One of the best things you can do for your lawn is to let fallen leaves stay put.
Have you ever been that person — you know — the one who never rakes come autumn and has a lawn covered in dead leaves while your neighbors stare angrily from their tidy landscaped properties?
Or perhaps you’re that person – you know — the one that wakes up in the morning and surveys the yard for even a single fallen leaf, then removes it by throwing it over the neighbor’s fence because it must have fallen from one of their trees?
Regardless of where you fall on the fall cleaning spectrum, the National Wildlife Foundation suggests the answer to raking is to not do it at all.
Taking a cue from the forest, the site advises that an inches-deep “leaf layer” tends to occur anywhere that trees grow naturally. The layer provides an ecosystem that offers sustenance and shelter to animals of many sorts — so if you have a property large enough to support wild trees, this could be beneficial. Moths and butterflies especially need the leaves, as it’s where many species pupate over the winter – and some birds count on finding those cocoons for food, so removing leaves could easily strip your grounds of the potential for quaint fluttering and tweeting down the road.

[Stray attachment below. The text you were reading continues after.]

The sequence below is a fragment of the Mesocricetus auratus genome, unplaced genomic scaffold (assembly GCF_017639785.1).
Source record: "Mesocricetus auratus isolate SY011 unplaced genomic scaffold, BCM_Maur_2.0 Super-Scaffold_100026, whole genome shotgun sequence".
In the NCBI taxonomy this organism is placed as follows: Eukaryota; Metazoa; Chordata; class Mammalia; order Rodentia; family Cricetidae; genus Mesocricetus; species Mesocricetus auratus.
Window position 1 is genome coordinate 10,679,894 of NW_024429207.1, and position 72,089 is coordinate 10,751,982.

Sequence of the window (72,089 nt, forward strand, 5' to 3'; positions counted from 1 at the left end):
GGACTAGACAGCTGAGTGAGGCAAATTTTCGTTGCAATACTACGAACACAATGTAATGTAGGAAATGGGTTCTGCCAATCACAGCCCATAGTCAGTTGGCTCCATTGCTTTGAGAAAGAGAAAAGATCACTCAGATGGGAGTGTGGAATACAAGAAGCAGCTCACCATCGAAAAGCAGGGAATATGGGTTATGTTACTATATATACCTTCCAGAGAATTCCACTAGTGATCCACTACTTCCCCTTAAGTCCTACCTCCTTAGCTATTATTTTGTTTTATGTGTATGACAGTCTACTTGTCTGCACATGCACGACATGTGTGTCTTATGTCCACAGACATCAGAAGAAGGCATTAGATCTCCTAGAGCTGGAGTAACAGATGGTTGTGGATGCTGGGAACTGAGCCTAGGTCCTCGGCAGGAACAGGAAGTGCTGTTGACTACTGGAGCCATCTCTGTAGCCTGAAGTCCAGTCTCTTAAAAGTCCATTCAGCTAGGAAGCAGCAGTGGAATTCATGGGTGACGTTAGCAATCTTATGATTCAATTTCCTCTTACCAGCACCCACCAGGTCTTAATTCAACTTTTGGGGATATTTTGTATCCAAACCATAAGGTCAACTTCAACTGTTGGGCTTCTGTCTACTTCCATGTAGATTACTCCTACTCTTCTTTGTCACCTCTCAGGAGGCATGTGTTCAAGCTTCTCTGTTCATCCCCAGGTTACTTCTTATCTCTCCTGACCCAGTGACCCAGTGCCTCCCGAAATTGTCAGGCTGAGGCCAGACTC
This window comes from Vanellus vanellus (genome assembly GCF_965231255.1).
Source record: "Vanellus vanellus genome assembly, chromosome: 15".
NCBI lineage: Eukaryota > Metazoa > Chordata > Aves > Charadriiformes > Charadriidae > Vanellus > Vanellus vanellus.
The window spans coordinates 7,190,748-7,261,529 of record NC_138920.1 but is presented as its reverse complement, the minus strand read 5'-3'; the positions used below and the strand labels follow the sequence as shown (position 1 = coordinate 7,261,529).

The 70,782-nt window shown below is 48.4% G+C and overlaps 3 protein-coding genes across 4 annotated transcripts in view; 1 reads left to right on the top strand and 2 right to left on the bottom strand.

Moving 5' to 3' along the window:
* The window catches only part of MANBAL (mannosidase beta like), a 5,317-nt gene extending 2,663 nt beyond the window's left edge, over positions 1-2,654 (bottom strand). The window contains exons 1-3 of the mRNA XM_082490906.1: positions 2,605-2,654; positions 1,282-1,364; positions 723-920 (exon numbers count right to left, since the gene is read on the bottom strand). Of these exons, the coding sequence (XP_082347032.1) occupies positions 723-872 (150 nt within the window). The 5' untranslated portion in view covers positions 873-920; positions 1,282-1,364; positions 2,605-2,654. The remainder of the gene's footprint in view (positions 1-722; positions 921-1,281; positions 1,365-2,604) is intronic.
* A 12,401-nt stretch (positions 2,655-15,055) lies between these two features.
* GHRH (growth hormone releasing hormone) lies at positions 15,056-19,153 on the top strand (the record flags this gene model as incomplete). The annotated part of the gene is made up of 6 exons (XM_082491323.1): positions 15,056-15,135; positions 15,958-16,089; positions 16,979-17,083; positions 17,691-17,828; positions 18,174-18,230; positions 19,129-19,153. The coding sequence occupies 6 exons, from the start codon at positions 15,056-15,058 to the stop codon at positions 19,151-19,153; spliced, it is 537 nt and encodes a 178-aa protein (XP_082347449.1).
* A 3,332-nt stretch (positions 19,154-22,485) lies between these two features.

And sure, your lawn may look healthy once cleared, but the NWF piece points out that fallen leaves form a mulch that fertilizes the soil and suppresses weeds. On that front, it is suggested that one can clean a yard while still providing plants with nutritional benefits by composting all the dead stuff you rake away, rather than throwing it in the trash.
In the end, leaving the leaves serves as a natural boost for your lawn, and if you’re that person – you know – the one who passive-aggressively loves watching neighbors steam because you’ve never, ever raked, you can now claim total victory because, heck, you’re just embracing nature’s bounty.